Oh boy, oh boy, let’s talk about soy. Soy has been around for thousands of years and is considered a staple in Asian cuisine.
If you or someone you love has a soy allergy though, it can also be quite pesky. Soy is insidious—it hides in everything. Soy is often used as an emulsifier—meaning it makes oil and water mix together, which they have trouble doing on their own—making it a common ingredient in many processed foods (think your favorite chocolate chunk granola bar 😬).
Today we’ll share the good, the bad, and the ugly of this Top-8 allergen.
What is soy?
Soy is a popular legume of Asian origin. Beans, peas, lentils, and peanuts are also legumes.
Soy has many nutritional benefits and it’s a complete protein—meaning it contains all nine essential amino acids. Because of this, many vegetarian and vegan individuals add soy to their diet as a meat substitute to get a protein boost. Soybeans are also low in saturated fat, and good sources of vitamin C, folate, thiamin, phosphorus, potassium, iron, magnesium, and calcium.
Soybeans come in many colors. Green soybeans—considered “young” soybeans—are often steamed, salted, and eaten whole (hello, edamame!). Yellow soybeans are commonly used to make soymilk, tofu, tempeh, and tamari. Black soybeans are often simmered or fermented and used in cooking.
Manufacturers have also been known to extract the oil from soy and use it to make candles, crayons, engine lubricants, and more!
Is soy bad for you?
Soy has gotten a bad rap. Why? Some people fear that eating too much soy may increase the risk of breast cancer, hinder thyroid function, or have feminizing effects in men. However, when human studies were completed, most of the results showed no associated effects or strong links.
Some common fears include:
Estrogen-mimicking effects: Soy isoflavones are thought to mimic the female hormone estrogen. They’re similar in structure but have weaker (and slightly different) effects. Others worry soy reduces the production of testosterone, but human studies have not found a strong link.
Cancer risk: Some people believe soy raises the risk of endometrial or breast cancer. Most studies have found no negative effect.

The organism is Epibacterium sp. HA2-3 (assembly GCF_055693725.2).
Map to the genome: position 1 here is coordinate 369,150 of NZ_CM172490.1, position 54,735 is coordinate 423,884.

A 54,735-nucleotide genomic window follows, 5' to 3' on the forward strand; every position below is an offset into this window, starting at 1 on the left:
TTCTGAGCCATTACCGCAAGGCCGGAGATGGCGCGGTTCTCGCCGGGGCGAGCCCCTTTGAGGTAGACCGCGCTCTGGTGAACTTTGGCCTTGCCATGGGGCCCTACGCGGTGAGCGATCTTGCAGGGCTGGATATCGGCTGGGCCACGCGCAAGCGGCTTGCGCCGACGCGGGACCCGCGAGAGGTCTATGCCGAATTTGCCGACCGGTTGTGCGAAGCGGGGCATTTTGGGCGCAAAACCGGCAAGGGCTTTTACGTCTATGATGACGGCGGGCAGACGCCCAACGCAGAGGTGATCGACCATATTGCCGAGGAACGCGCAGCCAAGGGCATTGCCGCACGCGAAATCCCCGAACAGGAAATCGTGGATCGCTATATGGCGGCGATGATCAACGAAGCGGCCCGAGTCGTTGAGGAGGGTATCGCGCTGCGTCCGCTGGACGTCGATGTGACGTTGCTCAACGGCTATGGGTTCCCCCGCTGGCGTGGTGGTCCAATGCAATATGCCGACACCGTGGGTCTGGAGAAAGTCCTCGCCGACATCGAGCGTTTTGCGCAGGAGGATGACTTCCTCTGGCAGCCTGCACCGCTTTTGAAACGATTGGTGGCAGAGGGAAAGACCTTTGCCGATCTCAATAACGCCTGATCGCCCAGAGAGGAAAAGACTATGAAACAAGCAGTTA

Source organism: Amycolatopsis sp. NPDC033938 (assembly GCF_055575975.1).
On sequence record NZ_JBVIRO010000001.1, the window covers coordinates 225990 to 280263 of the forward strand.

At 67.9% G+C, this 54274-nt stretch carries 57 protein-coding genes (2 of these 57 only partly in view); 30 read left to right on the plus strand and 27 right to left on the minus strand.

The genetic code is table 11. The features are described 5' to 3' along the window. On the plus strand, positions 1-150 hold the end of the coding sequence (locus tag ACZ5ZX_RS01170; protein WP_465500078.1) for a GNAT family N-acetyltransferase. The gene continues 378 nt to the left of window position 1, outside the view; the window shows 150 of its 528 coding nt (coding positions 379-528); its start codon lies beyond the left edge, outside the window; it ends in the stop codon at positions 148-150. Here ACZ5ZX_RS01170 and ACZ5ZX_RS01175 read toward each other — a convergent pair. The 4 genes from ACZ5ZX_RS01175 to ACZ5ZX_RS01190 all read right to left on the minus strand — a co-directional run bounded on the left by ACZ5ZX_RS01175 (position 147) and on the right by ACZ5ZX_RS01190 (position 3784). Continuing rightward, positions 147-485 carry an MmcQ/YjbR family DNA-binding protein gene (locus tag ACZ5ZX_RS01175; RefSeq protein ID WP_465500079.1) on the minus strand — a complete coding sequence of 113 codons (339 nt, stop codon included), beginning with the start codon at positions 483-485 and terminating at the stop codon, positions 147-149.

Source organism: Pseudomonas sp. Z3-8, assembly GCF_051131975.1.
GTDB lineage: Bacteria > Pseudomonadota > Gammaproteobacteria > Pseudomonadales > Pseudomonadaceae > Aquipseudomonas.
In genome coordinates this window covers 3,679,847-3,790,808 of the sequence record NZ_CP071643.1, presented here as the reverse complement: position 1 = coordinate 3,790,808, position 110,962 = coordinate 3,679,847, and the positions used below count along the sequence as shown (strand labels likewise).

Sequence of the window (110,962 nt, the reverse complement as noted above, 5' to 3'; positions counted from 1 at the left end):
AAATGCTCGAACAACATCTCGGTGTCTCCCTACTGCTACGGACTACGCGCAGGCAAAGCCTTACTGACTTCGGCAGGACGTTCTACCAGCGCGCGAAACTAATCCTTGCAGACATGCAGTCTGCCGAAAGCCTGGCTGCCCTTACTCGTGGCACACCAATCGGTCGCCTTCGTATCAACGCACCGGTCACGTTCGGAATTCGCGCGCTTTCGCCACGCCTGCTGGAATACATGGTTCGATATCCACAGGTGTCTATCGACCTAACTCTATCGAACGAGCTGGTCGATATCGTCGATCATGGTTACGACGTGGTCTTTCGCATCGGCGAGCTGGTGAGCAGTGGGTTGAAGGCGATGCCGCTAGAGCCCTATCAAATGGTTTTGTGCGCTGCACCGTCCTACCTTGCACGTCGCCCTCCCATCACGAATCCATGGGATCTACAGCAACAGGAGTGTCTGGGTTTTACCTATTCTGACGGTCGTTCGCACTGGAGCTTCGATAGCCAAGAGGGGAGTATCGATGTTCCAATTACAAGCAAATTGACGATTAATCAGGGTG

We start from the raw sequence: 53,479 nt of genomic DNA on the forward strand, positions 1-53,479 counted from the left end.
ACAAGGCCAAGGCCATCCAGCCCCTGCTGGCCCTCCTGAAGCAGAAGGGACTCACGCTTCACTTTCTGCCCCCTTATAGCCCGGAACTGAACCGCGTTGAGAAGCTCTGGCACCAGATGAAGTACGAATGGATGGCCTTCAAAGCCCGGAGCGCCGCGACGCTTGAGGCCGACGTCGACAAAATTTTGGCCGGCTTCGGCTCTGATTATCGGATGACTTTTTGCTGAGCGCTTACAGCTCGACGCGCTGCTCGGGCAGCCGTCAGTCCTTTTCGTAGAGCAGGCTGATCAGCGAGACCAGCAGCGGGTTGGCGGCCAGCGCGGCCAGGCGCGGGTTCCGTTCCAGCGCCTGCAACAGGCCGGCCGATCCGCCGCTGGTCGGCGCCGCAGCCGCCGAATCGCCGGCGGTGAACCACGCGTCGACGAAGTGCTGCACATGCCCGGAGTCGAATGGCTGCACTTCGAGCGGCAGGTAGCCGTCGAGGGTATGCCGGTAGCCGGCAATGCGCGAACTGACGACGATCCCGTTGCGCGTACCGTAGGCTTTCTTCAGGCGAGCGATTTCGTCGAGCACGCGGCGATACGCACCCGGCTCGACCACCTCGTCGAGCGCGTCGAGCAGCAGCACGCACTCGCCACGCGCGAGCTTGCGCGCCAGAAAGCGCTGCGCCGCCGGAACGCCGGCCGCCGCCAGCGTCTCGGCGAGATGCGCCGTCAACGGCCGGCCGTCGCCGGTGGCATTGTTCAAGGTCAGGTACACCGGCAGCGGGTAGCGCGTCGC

Thyroid function: Some animal studies suggest compounds found in soy may reduce thyroid gland function. Human studies, conversely, have found little to no negative effects.
Danger to babies: Some people fear soy formula may negatively affect several areas of a baby’s development. However, studies typically fail to find any long-term negative effects on otherwise healthy babies.
Digestive issues: Animal studies suggest the anti-nutrients in soy may reduce the gut’s barrier function, which may result in inflammation and digestive issues.
What is soy lecithin, and why does it seem to be in everything?
Soy lecithin is an emulsifier—a “glue” of sorts that helps keeps ingredients together. Remember those chocolate chunk granola bars I mentioned earlier? In chocolate, lecithin keeps the cocoa butter portion stable, so it doesn’t separate from other ingredients. Without the lecithin, the chocolate texture wouldn’t be as velvety and smooth as we’re used to. There are a LOT of foods that benefit from lecithin’s emulsifying abilities—think creamy salad dressings and mayonnaise.
Lecithin helps stabilize emulsions, which can extend a food’s shelf life. It can also reduce stickiness (enter Pam, a staple to kitchens for many generations 😉).
Although soy lecithin has several benefits, many people dislike it because it’s often considered artificial. While lecithin is naturally-occurring in soybeans, it’s often extracted using harsh chemicals. Also, it’s usually derived from genetically-modified soybean plants (we cover GMOs at length in this previous blog post). The majority of soybean and corn crops in America are genetically-modified, so it can be hard to avoid completely.
Soy allergy facts
In America alone, almost 2 million people manage a soy allergy. Soy allergy is more common in infants and young children than in older children. Allergic reactions to soy are typically mild, but all reactions can be unpredictable in nature as rare, severe, and potentially life-threatening reactions can occur.
Since soy is widely used in processed food products, it’s vital that individuals with a soy allergy diligently read food labels.
Soy can also be found in vegetable gum, vegetable starch, and vegetable broth. It’s also been known to sneak into baked goods, crackers, canned tuna and meat, infant formulas, and skincare products.
Interestingly, highly-refined soy oil is not required to be labeled as an allergen. Clinical studies have shown highly-refined oils can often be safely eaten by food-allergic individuals because they contain extremely small levels of allergenic protein. Soy lecithin, however, contains a small amount of soy protein. Products containing soy lecithin will label foods for the presence of soy. The protein level is low enough that it usually doesn’t result in an allergic reaction, however, it’s important to talk to your doctor before ingesting soy lecithin or highly-refined soy oil!
Soy sauce substitutes
Ah, soy sauce! That salty condiment often accompanying Asian cuisine. Soy sauce is made by fermenting soybeans and wheat. The most common ingredients in soy sauce are soybeans, wheat, salt, fermenting agents (e.g., mold or yeast), and water.
Love the flavor soy sauce adds to your food but can’t stomach (or are allergic to) soy? Here are some soy-free ideas to add to your pantry:
So there you have it, friends and followers, that’s the low down on soy—as promised, we talked the good, the bad, and the delicious. Do you have a soy allergy? What’s been your experience? Leave us a comment below—you know we love a good food allergy chat. 🙌
– Meg and the Allergy Amulet Team